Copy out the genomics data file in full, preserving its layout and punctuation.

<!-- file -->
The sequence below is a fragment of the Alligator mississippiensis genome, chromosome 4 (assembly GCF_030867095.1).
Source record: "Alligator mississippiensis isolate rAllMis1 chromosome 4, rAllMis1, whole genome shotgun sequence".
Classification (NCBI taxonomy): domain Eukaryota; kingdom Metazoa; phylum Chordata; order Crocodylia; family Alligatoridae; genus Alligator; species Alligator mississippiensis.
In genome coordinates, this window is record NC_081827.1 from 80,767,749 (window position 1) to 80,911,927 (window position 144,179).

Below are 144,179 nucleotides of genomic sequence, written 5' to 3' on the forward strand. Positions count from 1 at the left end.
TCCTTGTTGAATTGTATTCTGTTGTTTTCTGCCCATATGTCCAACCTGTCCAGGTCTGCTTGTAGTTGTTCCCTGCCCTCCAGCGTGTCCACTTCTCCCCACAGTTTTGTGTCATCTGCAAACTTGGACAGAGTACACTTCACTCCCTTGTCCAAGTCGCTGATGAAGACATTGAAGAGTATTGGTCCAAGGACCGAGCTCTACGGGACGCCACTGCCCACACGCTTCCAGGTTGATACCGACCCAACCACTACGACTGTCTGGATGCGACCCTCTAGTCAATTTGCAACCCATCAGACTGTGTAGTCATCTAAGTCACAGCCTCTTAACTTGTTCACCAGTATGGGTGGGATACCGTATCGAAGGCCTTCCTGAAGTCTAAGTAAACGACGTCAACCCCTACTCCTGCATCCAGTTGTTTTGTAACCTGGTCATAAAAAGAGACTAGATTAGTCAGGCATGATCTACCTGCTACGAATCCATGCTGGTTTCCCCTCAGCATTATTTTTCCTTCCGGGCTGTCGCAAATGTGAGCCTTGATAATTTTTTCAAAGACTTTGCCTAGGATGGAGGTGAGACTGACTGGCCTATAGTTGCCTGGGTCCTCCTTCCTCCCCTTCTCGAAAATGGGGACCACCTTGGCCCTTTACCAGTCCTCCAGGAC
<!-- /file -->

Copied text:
The sequence below is a fragment of the Alligator mississippiensis genome, chromosome 4 (assembly GCF_030867095.1).
Source record: "Alligator mississippiensis isolate rAllMis1 chromosome 4, rAllMis1, whole genome shotgun sequence".
Classification (NCBI taxonomy): domain Eukaryota; kingdom Metazoa; phylum Chordata; order Crocodylia; family Alligatoridae; genus Alligator; species Alligator mississippiensis.
In genome coordinates, this window is record NC_081827.1 from 80,767,749 (window position 1) to 80,911,927 (window position 144,179).

Below are 144,179 nucleotides of genomic sequence, written 5' to 3' on the forward strand. Positions count from 1 at the left end.
TCCTTGTTGAATTGTATTCTGTTGTTTTCTGCCCATATGTCCAACCTGTCCAGGTCTGCTTGTAGTTGTTCCCTGCCCTCCAGCGTGTCCACTTCTCCCCACAGTTTTGTGTCATCTGCAAACTTGGACAGAGTACACTTCACTCCCTTGTCCAAGTCGCTGATGAAGACATTGAAGAGTATTGGTCCAAGGACCGAGCTCTACGGGACGCCACTGCCCACACGCTTCCAGGTTGATACCGACCCAACCACTACGACTGTCTGGATGCGACCCTCTAGTCAATTTGCAACCCATCAGACTGTGTAGTCATCTAAGTCACAGCCTCTTAACTTGTTCACCAGTATGGGTGGGATACCGTATCGAAGGCCTTCCTGAAGTCTAAGTAAACGACGTCAACCCCTACTCCTGCATCCAGTTGTTTTGTAACCTGGTCATAAAAAGAGACTAGATTAGTCAGGCATGATCTACCTGCTACGAATCCATGCTGGTTTCCCCTCAGCATTATTTTTCCTTCCGGGCTGTCGCAAATGTGAGCCTTGATAATTTTTTCAAAGACTTTGCCTAGGATGGAGGTGAGACTGACTGGCCTATAGTTGCCTGGGTCCTCCTTCCTCCCCTTCTCGAAAATGGGGACCACCTTGGCCCTTTACCAGTCCTCCAGGAC